I already told you about the cheesy muffins I made for the Yarnorama holiday party, which were delicious. In that same post, I also mentioned the potato salad that is made every year, without fail, for Christmas dinner. Even if, for whatever reason, it cannot be made for the actual December 24th evening, it is always a part of the belated celebrations. Without giving away any family secrets, I can share that the salad basically consists of:
- Frozen veggies (corn, peas, carrot, etc.)
- Boiled eggs
- Bologna sausage
- Pickles (and a little pickle juice)
All mixed together in correct, though inexact, proportions, and stored in the fridge. Sometimes it's that last part that can be the most complicated, because we are talking about a lot of potato salad. This year, it completely filled a 6 quart bucket. We are serious about our potato salad.
Another serious issue: Brussels sprouts. I might have an addiction. I was basically uninterested in them for most of my life, but maybe a few years ago I rediscovered them. And then I made them using this slow cooker recipe from Stephanie O'Dea, and they went from just another vegetable to bona fide craving. I'm considering how to put dijon Brussels sprouts into some kind of tart shell or flaky pastry crust for a possible birthday cake. I don't know what it is exactly, but I love them. So those have featured highly in my holiday eats as well, sharing side dish space with the potato salad and being the first of the leftovers to disappear.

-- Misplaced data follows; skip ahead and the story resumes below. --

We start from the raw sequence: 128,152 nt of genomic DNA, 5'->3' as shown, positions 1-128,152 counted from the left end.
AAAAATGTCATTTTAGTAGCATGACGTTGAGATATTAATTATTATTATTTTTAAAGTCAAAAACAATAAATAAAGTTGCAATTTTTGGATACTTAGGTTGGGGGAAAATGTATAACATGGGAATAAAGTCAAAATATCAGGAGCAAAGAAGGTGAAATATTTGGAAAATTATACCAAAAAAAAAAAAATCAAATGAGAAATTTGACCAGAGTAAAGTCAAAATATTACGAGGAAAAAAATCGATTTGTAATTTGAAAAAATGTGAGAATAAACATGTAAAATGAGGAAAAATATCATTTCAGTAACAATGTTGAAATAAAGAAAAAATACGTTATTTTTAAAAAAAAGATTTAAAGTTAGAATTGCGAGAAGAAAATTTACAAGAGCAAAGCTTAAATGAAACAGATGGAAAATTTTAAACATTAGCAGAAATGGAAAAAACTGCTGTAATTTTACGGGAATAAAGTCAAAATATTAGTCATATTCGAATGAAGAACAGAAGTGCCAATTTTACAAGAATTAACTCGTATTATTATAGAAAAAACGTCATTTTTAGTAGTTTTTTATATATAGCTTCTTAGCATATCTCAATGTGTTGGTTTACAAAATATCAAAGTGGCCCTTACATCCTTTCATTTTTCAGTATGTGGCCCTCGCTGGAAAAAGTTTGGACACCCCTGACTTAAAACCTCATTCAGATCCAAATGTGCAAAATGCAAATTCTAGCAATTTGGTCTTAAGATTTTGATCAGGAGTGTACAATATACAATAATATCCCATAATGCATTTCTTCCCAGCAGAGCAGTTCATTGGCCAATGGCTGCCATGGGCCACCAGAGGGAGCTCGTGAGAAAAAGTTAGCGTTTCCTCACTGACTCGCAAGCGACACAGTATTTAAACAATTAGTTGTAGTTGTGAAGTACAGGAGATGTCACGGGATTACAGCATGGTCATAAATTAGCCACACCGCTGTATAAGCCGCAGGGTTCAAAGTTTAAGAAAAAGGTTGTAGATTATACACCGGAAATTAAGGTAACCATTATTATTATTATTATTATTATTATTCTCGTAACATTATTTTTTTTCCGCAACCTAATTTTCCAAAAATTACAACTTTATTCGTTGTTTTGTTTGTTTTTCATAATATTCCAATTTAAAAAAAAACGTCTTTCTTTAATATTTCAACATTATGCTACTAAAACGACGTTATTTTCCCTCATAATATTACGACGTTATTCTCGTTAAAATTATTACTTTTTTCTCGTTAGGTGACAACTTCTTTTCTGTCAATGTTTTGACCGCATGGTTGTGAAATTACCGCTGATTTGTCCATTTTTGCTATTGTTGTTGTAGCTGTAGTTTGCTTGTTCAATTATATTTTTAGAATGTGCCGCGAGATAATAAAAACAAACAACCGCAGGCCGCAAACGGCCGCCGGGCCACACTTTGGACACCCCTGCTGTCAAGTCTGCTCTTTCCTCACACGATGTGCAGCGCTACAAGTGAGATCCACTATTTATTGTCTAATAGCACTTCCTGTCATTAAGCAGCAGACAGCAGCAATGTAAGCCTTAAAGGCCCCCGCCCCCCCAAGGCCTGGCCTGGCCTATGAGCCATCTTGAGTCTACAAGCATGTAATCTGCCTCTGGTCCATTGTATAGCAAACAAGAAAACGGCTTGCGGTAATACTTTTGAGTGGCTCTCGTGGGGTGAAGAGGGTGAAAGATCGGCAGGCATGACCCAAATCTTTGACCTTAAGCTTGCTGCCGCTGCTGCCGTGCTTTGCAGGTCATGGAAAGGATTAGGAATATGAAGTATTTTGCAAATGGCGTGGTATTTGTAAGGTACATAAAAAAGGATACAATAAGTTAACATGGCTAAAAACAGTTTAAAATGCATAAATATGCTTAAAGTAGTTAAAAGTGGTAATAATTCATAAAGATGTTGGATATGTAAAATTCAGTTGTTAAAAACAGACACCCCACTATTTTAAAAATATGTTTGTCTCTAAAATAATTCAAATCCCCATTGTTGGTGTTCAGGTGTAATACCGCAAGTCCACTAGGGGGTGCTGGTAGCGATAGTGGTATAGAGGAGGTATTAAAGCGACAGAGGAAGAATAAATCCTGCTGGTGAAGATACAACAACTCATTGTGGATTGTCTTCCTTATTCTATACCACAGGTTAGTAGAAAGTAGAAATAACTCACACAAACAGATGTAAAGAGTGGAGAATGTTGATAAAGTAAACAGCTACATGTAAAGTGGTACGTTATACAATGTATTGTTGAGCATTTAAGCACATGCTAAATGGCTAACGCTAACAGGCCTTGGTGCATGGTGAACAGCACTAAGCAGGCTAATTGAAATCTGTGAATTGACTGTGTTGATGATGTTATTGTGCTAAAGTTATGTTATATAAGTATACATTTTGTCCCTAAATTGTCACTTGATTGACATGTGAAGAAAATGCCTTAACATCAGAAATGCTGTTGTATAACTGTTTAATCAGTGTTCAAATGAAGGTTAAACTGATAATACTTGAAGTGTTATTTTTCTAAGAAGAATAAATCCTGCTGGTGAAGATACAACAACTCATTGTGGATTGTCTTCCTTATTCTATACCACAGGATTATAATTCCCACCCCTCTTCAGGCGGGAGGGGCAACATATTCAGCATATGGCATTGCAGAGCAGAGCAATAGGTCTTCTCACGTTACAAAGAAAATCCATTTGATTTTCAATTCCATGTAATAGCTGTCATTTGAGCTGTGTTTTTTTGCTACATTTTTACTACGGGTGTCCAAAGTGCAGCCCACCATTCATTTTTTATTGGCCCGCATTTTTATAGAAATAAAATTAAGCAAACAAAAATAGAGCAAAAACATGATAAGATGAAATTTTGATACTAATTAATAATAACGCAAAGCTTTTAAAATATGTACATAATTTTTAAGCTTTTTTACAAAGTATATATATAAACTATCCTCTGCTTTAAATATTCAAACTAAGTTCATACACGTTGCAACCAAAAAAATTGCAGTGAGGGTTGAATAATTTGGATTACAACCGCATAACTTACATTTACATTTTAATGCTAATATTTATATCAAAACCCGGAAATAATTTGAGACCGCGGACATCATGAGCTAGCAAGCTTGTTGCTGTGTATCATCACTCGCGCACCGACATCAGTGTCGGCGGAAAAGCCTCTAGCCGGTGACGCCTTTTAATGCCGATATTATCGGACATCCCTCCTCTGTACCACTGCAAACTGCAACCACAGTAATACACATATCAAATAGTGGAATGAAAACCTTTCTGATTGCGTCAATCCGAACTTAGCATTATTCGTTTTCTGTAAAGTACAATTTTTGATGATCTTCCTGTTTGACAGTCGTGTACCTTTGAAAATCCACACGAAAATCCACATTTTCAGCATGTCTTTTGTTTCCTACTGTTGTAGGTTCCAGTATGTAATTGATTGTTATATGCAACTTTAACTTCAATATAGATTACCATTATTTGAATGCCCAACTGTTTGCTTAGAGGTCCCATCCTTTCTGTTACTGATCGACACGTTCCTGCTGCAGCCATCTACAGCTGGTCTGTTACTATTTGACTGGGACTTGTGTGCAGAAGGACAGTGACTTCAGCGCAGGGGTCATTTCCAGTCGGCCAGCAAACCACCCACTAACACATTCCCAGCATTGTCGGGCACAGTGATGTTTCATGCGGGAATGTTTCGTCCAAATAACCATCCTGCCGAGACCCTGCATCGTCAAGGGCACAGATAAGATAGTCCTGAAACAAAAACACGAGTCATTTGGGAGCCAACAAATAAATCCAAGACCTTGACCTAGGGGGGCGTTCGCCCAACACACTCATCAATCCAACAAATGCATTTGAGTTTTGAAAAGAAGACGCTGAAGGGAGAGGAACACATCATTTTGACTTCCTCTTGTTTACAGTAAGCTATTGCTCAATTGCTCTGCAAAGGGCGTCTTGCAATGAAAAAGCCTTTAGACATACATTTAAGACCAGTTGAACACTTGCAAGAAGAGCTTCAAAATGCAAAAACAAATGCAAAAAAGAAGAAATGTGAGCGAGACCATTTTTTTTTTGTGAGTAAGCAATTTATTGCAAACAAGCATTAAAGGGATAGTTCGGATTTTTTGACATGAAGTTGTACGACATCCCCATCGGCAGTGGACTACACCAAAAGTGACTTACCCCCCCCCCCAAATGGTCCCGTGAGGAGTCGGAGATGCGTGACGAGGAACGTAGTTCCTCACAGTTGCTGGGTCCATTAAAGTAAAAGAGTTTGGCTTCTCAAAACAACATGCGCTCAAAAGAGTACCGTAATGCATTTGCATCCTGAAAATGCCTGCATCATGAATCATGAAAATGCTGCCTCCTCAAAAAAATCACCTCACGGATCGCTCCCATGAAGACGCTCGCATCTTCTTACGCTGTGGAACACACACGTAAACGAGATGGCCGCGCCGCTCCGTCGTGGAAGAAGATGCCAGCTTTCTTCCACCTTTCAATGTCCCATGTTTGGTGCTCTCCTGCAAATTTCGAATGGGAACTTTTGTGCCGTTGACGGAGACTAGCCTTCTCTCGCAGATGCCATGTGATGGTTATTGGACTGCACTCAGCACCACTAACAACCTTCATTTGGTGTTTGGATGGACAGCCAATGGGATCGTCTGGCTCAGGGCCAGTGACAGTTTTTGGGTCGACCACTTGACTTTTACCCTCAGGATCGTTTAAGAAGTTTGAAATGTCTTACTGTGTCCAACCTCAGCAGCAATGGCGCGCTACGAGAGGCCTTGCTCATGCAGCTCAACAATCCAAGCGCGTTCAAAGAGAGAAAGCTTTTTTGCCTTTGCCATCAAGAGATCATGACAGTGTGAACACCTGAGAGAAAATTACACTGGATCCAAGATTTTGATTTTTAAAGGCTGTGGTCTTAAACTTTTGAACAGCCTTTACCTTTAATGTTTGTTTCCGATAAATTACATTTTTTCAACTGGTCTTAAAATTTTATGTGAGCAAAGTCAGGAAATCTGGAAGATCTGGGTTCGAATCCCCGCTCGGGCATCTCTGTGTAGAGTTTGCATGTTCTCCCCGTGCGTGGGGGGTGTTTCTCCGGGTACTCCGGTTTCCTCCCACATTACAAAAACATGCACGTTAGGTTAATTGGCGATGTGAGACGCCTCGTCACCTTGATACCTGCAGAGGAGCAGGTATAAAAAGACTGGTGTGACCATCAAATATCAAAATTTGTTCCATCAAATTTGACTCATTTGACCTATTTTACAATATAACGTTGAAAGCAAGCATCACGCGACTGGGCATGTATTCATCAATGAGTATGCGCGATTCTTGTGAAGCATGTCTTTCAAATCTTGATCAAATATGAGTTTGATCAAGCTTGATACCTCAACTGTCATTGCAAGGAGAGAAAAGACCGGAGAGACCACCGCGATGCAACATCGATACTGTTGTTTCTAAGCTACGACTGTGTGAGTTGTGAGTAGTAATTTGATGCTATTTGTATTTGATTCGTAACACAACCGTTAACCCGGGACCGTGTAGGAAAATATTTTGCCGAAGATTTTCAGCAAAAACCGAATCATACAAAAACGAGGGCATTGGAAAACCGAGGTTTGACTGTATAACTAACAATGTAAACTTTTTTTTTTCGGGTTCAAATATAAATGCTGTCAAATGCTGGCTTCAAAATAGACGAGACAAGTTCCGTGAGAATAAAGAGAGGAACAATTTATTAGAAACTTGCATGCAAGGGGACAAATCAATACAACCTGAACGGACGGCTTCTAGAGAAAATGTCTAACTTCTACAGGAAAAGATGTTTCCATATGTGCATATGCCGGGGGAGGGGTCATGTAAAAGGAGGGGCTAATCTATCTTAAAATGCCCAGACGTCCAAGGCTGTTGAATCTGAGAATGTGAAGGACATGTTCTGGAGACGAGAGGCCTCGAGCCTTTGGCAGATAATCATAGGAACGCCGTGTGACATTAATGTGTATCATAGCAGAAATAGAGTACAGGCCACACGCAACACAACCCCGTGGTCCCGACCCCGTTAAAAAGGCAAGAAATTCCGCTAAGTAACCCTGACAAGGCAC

With my mom on Christmas day, we decided to tackle something other than the traditional turkey, and instead chose toad. Toad in the hole, that is. In the US, toad in the hole is usually a breakfast dish of toast with a fried egg in the middle (literally, there's a hole in the toast that the egg is cracked into in the frying pan). In the UK, however, neither eggs nor toast are involved. Instead, it is basically sausages baked into Yorkshire pudding in a casserole dish. Having had this in the UK, Mom and I had attempted it only once before, to disappointing results when the 'hole' didn't quite rise around the 'toad'. This time around, we followed this recipe with great results. The only changes we made were to use chicken sausage, and we cut the links into quarters (once in half, and once lengthwise) to give more even coverage of sausage in the dish. It was really good, and now I'm actually wondering about the possibility of bringing the two versions of the dish together with some divots in the casserole and semi-baking some eggs in the final few minutes in the oven.
But next week it's back to work. And I'm already plotting my baked treat to start off 2013 right. For now, I can only say: sprouts will not be involved.
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